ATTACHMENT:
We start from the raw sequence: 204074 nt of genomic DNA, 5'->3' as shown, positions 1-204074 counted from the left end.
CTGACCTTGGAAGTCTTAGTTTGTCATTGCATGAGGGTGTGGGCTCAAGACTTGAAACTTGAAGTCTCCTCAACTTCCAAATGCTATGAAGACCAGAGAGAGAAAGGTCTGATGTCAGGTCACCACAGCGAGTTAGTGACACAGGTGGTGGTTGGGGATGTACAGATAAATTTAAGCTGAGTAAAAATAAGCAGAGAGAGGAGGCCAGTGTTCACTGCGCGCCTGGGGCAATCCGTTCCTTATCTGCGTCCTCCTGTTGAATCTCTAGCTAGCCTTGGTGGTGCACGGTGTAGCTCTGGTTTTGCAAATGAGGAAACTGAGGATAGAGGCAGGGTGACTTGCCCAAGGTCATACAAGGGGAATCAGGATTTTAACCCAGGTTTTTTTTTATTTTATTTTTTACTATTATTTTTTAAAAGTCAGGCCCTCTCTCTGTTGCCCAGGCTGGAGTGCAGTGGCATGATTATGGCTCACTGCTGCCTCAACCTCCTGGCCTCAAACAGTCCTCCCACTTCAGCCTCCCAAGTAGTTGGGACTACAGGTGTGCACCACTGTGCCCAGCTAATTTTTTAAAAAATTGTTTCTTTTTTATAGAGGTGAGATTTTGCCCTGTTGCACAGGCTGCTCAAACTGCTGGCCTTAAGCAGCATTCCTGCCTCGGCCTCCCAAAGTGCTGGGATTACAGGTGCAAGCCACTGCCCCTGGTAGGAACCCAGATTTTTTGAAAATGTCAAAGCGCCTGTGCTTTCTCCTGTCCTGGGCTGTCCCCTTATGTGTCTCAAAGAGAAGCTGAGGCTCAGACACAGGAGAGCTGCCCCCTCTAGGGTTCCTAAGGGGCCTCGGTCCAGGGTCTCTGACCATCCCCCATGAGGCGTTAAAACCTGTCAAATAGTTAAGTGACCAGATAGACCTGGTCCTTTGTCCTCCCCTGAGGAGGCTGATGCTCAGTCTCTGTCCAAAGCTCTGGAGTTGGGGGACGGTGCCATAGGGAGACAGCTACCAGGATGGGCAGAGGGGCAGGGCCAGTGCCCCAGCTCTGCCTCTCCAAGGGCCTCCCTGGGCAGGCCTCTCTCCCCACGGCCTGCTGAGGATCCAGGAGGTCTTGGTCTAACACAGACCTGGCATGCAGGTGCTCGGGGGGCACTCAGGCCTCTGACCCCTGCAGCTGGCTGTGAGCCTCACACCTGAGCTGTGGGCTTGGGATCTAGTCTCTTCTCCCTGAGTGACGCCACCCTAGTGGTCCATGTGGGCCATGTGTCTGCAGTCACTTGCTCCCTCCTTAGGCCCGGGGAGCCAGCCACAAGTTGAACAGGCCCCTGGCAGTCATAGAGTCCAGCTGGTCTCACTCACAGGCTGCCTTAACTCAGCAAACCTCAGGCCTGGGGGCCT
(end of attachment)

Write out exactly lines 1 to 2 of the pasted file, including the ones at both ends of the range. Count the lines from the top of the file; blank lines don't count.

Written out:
We start from the raw sequence: 204074 nt of genomic DNA, 5'->3' as shown, positions 1-204074 counted from the left end.
CTGACCTTGGAAGTCTTAGTTTGTCATTGCATGAGGGTGTGGGCTCAAGACTTGAAACTTGAAGTCTCCTCAACTTCCAAATGCTATGAAGACCAGAGAGAGAAAGGTCTGATGTCAGGTCACCACAGCGAGTTAGTGACACAGGTGGTGGTTGGGGATGTACAGATAAATTTAAGCTGAGTAAAAATAAGCAGAGAGAGGAGGCCAGTGTTCACTGCGCGCCTGGGGCAATCCGTTCCTTATCTGCGTCCTCCTGTTGAATCTCTAGCTAGCCTTGGTGGTGCACGGTGTAGCTCTGGTTTTGCAAATGAGGAAACTGAGGATAGAGGCAGGGTGACTTGCCCAAGGTCATACAAGGGGAATCAGGATTTTAACCCAGGTTTTTTTTTATTTTATTTTTTACTATTATTTTTTAAAAGTCAGGCCCTCTCTCTGTTGCCCAGGCTGGAGTGCAGTGGCATGATTATGGCTCACTGCTGCCTCAACCTCCTGGCCTCAAACAGTCCTCCCACTTCAGCCTCCCAAGTAGTTGGGACTACAGGTGTGCACCACTGTGCCCAGCTAATTTTTTAAAAAATTGTTTCTTTTTTATAGAGGTGAGATTTTGCCCTGTTGCACAGGCTGCTCAAACTGCTGGCCTTAAGCAGCATTCCTGCCTCGGCCTCCCAAAGTGCTGGGATTACAGGTGCAAGCCACTGCCCCTGGTAGGAACCCAGATTTTTTGAAAATGTCAAAGCGCCTGTGCTTTCTCCTGTCCTGGGCTGTCCCCTTATGTGTCTCAAAGAGAAGCTGAGGCTCAGACACAGGAGAGCTGCCCCCTCTAGGGTTCCTAAGGGGCCTCGGTCCAGGGTCTCTGACCATCCCCCATGAGGCGTTAAAACCTGTCAAATAGTTAAGTGACCAGATAGACCTGGTCCTTTGTCCTCCCCTGAGGAGGCTGATGCTCAGTCTCTGTCCAAAGCTCTGGAGTTGGGGGACGGTGCCATAGGGAGACAGCTACCAGGATGGGCAGAGGGGCAGGGCCAGTGCCCCAGCTCTGCCTCTCCAAGGGCCTCCCTGGGCAGGCCTCTCTCCCCACGGCCTGCTGAGGATCCAGGAGGTCTTGGTCTAACACAGACCTGGCATGCAGGTGCTCGGGGGGCACTCAGGCCTCTGACCCCTGCAGCTGGCTGTGAGCCTCACACCTGAGCTGTGGGCTTGGGATCTAGTCTCTTCTCCCTGAGTGACGCCACCCTAGTGGTCCATGTGGGCCATGTGTCTGCAGTCACTTGCTCCCTCCTTAGGCCCGGGGAGCCAGCCACAAGTTGAACAGGCCCCTGGCAGTCATAGAGTCCAGCTGGTCTCACTCACAGGCTGCCTTAACTCAGCAAACCTCAGGCCTGGGGGCCT